Have guinea pigs become too popular for their own good?
That’s a question worth asking in light of the fact animal shelters “have been inundated with the four-legged pets,” according to a report in The City website. The story notes that shelters in New York City have already received 600 guinea pigs to date this year; by contrast, less than half than number were received in 2019 during the same timeframe.
The city is considering legislation that would ban pet stores from selling the rodents — clearly, a way to curb the shelters from having to deal with the pig-population problem. Voters for Animal Rights, a lobbying group, has supported the legislation.
“This surge of homeless guinea pigs is not sustainable for the animal rescue community,” the group says on its website.
The reason for the “surge” in guinea pig popularity — and abandonment? It all has to do with the pandemic, naturally.
As people were stuck at home, they sought companionship in the form of pets. Dog adoptions and sales took off during the pandemic, for example. But guinea pigs proved especially popular because of their relatively low cost (they are generally priced under $50 at pet stores, though cages and bedding will add to the tab) and the fact that they can require less maintenance than a dog (no need for two walks a day).
Even British royalty has a thing for guinea pigs. Prince William (left) is seen handling Gus the Guinea Pig during a school event in 2021.
WPA Pool/Getty Images
But they still require some degree of care and feeding. And that must have proved a bit too much for some guinea pig owners, particularly as life has gotten back to normal in recent months and people have started returning to the office.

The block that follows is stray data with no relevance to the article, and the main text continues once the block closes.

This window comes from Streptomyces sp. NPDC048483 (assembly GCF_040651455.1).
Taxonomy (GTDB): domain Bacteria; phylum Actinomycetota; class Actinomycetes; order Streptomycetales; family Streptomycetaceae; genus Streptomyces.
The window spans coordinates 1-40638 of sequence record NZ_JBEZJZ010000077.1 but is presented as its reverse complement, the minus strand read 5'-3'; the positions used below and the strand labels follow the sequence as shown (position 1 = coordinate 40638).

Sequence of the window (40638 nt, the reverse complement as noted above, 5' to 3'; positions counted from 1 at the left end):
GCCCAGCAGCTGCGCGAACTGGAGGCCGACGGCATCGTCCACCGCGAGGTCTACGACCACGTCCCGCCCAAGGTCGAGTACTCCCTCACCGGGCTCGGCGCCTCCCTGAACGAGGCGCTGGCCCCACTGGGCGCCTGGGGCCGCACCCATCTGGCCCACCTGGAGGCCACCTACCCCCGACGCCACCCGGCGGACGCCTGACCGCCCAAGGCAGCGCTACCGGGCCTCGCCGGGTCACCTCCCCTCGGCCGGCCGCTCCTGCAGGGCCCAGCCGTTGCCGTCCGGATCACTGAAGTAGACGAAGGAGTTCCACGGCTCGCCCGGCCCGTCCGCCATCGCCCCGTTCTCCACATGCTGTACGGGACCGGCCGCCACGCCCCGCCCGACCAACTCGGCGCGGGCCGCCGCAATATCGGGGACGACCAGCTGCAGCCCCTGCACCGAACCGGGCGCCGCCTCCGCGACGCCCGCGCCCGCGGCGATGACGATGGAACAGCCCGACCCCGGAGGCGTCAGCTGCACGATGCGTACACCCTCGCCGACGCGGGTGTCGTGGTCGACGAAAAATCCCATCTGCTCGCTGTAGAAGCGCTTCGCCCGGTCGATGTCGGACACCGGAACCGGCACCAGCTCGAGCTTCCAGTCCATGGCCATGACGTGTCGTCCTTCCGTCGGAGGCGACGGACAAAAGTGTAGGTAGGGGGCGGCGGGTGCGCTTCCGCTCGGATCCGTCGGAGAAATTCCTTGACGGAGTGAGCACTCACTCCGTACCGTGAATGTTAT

Katy Hansen, a spokesperson for the Animal Care Centers of NYC, a non-profit organization dedicated to animal rescue, noted earlier in 2022 that most of the guinea pigs her organization has received are no more than a year-and-a-half old — “aligning with the timeline for the purchase of pandemic pets,” she said.
Adding to the complications: Guinea pigs are often purchased in pairs — and it’s about impossible to know the sex of the animal without a sonogram, according to The City story. As a result, guinea pig owners often unwittingly pair a male and female and suddenly find themselves with a whole family. In turn, that can result in owners wanting to find a place for those unexpected piglets.
The issue is hardly confined to New York City. Animal shelters everywhere from California to Georgia are also seeing a boom in pig surrenders, according to another report.